Myth-breaking and COVID-19 (Coronavirus) – Manhattanville Expert Answers Your QuestionsMarch 25, 20203 min read
Information, news stories, articles and advice are coming at Americans from all sides these days when it comes to COVID-19, its spread, prevention, those vulnerable, and whether America should continue to shut down or carry on carefully.
There’s a lot to know and it is vitally important that accurate, credible and reliable information is what’s being shared. That’s where the experts from Manhattanville College can help.
Orhan Hakli, RN, MS-FNP-C, is an administrator in the School of Nursing and Health Sciences at Manhattanville College. He is a certified Family Nurse Practitioner in private practice who has worked in various areas of health care including medical-surgical nursing, cardiology, geriatrics, wound care, hyperbaric medicine, and primary care.
Here are a few of the questions he has been facing in recent days from patients.
Below, he breaks down some of the myths that are surfacing with facts.
I heard drinking alcohol- especially Vodka- decreases my risk of getting COVID-19.
MYTH- There is no credible evidence to support that alcohol consumption decreases the risk of COVID-19. Using hand sanitizers that contain at least 60% alcohol to clean your hands can be helpful. So, using hand sanitizers with 60% alcohol yes, drinking to prevent COVID-19 is a hard no.
I heard coronavirus comes from animals. I have a dog at home. Should I get rid of him/her?
MYTH- It is true that Coronavirus is common in animals but not in household pets, so cuddle away but wash your hands afterwards for personal hygiene purposes.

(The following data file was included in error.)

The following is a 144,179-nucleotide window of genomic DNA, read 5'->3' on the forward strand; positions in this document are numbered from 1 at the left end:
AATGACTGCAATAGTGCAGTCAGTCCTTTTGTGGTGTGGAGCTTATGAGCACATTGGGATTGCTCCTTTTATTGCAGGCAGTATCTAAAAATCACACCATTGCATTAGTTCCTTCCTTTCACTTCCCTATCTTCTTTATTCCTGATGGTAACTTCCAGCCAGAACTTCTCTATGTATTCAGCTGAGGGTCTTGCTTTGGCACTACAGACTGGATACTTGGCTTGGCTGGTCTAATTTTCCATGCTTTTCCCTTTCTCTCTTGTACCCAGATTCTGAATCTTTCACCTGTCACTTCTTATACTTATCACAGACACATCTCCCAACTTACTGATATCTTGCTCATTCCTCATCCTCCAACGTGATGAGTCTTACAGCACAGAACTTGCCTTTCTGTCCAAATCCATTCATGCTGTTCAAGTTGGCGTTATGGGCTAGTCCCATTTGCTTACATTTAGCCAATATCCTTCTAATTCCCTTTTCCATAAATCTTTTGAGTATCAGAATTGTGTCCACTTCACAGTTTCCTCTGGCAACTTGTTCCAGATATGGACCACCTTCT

If I go out, I will get sick
MYTH- We recommend social distance, not social isolation. As long as you keep 6 feet from people, do not touch your mouth, nose, or eyes and wash your hands frequently, you should be fine.
If I was in contact with someone who had the coronavirus, I should start taking antibiotics immediately.
MYTH- This is a viral disease; antibiotics have no effects on viral diseases. They are effective only on bacterial infections.
Getting products in the mail from China will make people sick.
MYTH- The Centers for Disease Control and Prevention (CDC) tells us that Coronavirus, like many other viruses, do not stay alive for very long especially on the product surfaces that are in transit for days.
There are two major ways that the virus can spread. Either people who are in close contact (within about 6 feet) through respiratory droplets produced when an infected person coughs or sneezes (which is the main way) or touching a surface or object that is contaminated with the virus then touching your mouth, nose, or eyes. The second way is not thought to be the main way the virus spreads. Coronavirus can live up to two days on surfaces but loses its effect as time passes. Takeaway point - keep your 6-foot distance from people and do not touch your mouth, nose, or eyes after touching objects.
I heard African-American people cannot get coronavirus.
MYTH- The CDC clearly indicates that this is a virus that affects the respiratory system regardless of race. Everyone is at equal risk of getting COVID-19.
If I have Coronavirus I will likely end up in the ICU and die.
MYTH- The World Health Organization (WHO) indicates that most people- in fact up to 80%- will recover on their own having mild to no symptoms at all. How the disease will affect you depends on age and other comorbidities you may have.
Orhan Hakli is available to speak with media about the virus as a contagious disease, prevention, myths, strains on the health care system and public health measures. He has recently been advising the food service industry on measures they can take to prevent the spread of Coronavirus. To book an interview – simply click on his icon to arrange a time.
Orhan Hakli, DNP, FNP-C Assistant Professor
Orhan has worked in various areas of health care: medical surgical nursing, cardiology, geriatrics, wound care, hyperbaric medicine & more